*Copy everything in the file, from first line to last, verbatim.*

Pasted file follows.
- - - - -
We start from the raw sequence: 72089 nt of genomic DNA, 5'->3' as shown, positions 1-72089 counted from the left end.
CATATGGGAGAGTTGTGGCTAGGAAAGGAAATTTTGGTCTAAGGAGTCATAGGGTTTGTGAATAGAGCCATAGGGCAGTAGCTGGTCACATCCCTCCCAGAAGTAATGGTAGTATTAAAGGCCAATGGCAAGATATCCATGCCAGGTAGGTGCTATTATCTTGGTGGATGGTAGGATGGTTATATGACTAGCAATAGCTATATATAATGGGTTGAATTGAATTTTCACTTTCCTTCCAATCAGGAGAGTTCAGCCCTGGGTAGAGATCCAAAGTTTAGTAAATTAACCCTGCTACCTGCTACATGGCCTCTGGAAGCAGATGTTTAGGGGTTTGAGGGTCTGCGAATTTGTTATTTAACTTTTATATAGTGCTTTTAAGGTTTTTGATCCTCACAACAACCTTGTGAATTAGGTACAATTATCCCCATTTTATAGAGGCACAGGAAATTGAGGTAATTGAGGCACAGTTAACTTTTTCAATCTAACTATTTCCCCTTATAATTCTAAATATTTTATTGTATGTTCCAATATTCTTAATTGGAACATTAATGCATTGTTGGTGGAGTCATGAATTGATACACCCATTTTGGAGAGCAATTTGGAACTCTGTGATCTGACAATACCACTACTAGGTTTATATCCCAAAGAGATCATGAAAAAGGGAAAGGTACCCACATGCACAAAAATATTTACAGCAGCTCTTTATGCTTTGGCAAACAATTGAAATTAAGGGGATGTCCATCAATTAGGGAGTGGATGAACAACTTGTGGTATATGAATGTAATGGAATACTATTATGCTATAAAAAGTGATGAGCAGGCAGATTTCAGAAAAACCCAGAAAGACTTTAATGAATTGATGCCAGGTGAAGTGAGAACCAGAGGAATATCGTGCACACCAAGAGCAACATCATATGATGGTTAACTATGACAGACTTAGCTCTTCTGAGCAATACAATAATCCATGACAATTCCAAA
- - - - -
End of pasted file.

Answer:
We start from the raw sequence: 72089 nt of genomic DNA, 5'->3' as shown, positions 1-72089 counted from the left end.
CATATGGGAGAGTTGTGGCTAGGAAAGGAAATTTTGGTCTAAGGAGTCATAGGGTTTGTGAATAGAGCCATAGGGCAGTAGCTGGTCACATCCCTCCCAGAAGTAATGGTAGTATTAAAGGCCAATGGCAAGATATCCATGCCAGGTAGGTGCTATTATCTTGGTGGATGGTAGGATGGTTATATGACTAGCAATAGCTATATATAATGGGTTGAATTGAATTTTCACTTTCCTTCCAATCAGGAGAGTTCAGCCCTGGGTAGAGATCCAAAGTTTAGTAAATTAACCCTGCTACCTGCTACATGGCCTCTGGAAGCAGATGTTTAGGGGTTTGAGGGTCTGCGAATTTGTTATTTAACTTTTATATAGTGCTTTTAAGGTTTTTGATCCTCACAACAACCTTGTGAATTAGGTACAATTATCCCCATTTTATAGAGGCACAGGAAATTGAGGTAATTGAGGCACAGTTAACTTTTTCAATCTAACTATTTCCCCTTATAATTCTAAATATTTTATTGTATGTTCCAATATTCTTAATTGGAACATTAATGCATTGTTGGTGGAGTCATGAATTGATACACCCATTTTGGAGAGCAATTTGGAACTCTGTGATCTGACAATACCACTACTAGGTTTATATCCCAAAGAGATCATGAAAAAGGGAAAGGTACCCACATGCACAAAAATATTTACAGCAGCTCTTTATGCTTTGGCAAACAATTGAAATTAAGGGGATGTCCATCAATTAGGGAGTGGATGAACAACTTGTGGTATATGAATGTAATGGAATACTATTATGCTATAAAAAGTGATGAGCAGGCAGATTTCAGAAAAACCCAGAAAGACTTTAATGAATTGATGCCAGGTGAAGTGAGAACCAGAGGAATATCGTGCACACCAAGAGCAACATCATATGATGGTTAACTATGACAGACTTAGCTCTTCTGAGCAATACAATAATCCATGACAATTCCAAA